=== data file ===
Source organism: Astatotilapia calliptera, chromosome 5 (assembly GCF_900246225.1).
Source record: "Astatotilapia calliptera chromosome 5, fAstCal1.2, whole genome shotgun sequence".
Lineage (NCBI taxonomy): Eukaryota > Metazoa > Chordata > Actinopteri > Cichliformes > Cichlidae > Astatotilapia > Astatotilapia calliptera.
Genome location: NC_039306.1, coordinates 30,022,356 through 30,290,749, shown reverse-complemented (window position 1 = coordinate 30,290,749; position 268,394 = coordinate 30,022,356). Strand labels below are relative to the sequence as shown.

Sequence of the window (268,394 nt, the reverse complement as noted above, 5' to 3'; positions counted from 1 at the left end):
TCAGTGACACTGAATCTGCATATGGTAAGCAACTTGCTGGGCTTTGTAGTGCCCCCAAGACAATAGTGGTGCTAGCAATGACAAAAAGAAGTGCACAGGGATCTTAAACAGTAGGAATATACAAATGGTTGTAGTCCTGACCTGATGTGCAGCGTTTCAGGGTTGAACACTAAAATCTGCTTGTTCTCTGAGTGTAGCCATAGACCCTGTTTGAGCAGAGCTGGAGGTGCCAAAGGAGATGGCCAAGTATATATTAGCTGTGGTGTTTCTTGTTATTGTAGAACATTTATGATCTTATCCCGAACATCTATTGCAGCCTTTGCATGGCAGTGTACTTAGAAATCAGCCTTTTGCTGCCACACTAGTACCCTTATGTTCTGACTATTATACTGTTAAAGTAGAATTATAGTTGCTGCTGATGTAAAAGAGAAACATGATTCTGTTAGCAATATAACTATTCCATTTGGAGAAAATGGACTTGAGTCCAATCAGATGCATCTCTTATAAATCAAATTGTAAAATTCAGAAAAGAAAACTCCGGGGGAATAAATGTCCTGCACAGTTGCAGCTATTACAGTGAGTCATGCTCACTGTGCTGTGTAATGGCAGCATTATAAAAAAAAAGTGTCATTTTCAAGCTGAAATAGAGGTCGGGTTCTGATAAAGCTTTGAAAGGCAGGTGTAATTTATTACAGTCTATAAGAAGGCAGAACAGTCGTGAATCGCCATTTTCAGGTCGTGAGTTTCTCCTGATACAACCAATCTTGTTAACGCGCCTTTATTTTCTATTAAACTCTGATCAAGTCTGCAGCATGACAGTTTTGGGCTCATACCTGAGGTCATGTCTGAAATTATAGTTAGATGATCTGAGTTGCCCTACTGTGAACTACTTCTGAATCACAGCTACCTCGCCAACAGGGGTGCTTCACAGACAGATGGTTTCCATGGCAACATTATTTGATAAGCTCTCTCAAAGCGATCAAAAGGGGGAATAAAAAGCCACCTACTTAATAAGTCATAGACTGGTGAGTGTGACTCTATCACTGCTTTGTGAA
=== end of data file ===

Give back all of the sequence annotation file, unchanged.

Source organism: Astatotilapia calliptera, chromosome 5 (assembly GCF_900246225.1).
Source record: "Astatotilapia calliptera chromosome 5, fAstCal1.2, whole genome shotgun sequence".
Lineage (NCBI taxonomy): Eukaryota > Metazoa > Chordata > Actinopteri > Cichliformes > Cichlidae > Astatotilapia > Astatotilapia calliptera.
Genome location: NC_039306.1, coordinates 30,022,356 through 30,290,749, shown reverse-complemented (window position 1 = coordinate 30,290,749; position 268,394 = coordinate 30,022,356). Strand labels below are relative to the sequence as shown.

Sequence of the window (268,394 nt, the reverse complement as noted above, 5' to 3'; positions counted from 1 at the left end):
TCAGTGACACTGAATCTGCATATGGTAAGCAACTTGCTGGGCTTTGTAGTGCCCCCAAGACAATAGTGGTGCTAGCAATGACAAAAAGAAGTGCACAGGGATCTTAAACAGTAGGAATATACAAATGGTTGTAGTCCTGACCTGATGTGCAGCGTTTCAGGGTTGAACACTAAAATCTGCTTGTTCTCTGAGTGTAGCCATAGACCCTGTTTGAGCAGAGCTGGAGGTGCCAAAGGAGATGGCCAAGTATATATTAGCTGTGGTGTTTCTTGTTATTGTAGAACATTTATGATCTTATCCCGAACATCTATTGCAGCCTTTGCATGGCAGTGTACTTAGAAATCAGCCTTTTGCTGCCACACTAGTACCCTTATGTTCTGACTATTATACTGTTAAAGTAGAATTATAGTTGCTGCTGATGTAAAAGAGAAACATGATTCTGTTAGCAATATAACTATTCCATTTGGAGAAAATGGACTTGAGTCCAATCAGATGCATCTCTTATAAATCAAATTGTAAAATTCAGAAAAGAAAACTCCGGGGGAATAAATGTCCTGCACAGTTGCAGCTATTACAGTGAGTCATGCTCACTGTGCTGTGTAATGGCAGCATTATAAAAAAAAAGTGTCATTTTCAAGCTGAAATAGAGGTCGGGTTCTGATAAAGCTTTGAAAGGCAGGTGTAATTTATTACAGTCTATAAGAAGGCAGAACAGTCGTGAATCGCCATTTTCAGGTCGTGAGTTTCTCCTGATACAACCAATCTTGTTAACGCGCCTTTATTTTCTATTAAACTCTGATCAAGTCTGCAGCATGACAGTTTTGGGCTCATACCTGAGGTCATGTCTGAAATTATAGTTAGATGATCTGAGTTGCCCTACTGTGAACTACTTCTGAATCACAGCTACCTCGCCAACAGGGGTGCTTCACAGACAGATGGTTTCCATGGCAACATTATTTGATAAGCTCTCTCAAAGCGATCAAAAGGGGGAATAAAAAGCCACCTACTTAATAAGTCATAGACTGGTGAGTGTGACTCTATCACTGCTTTGTGAA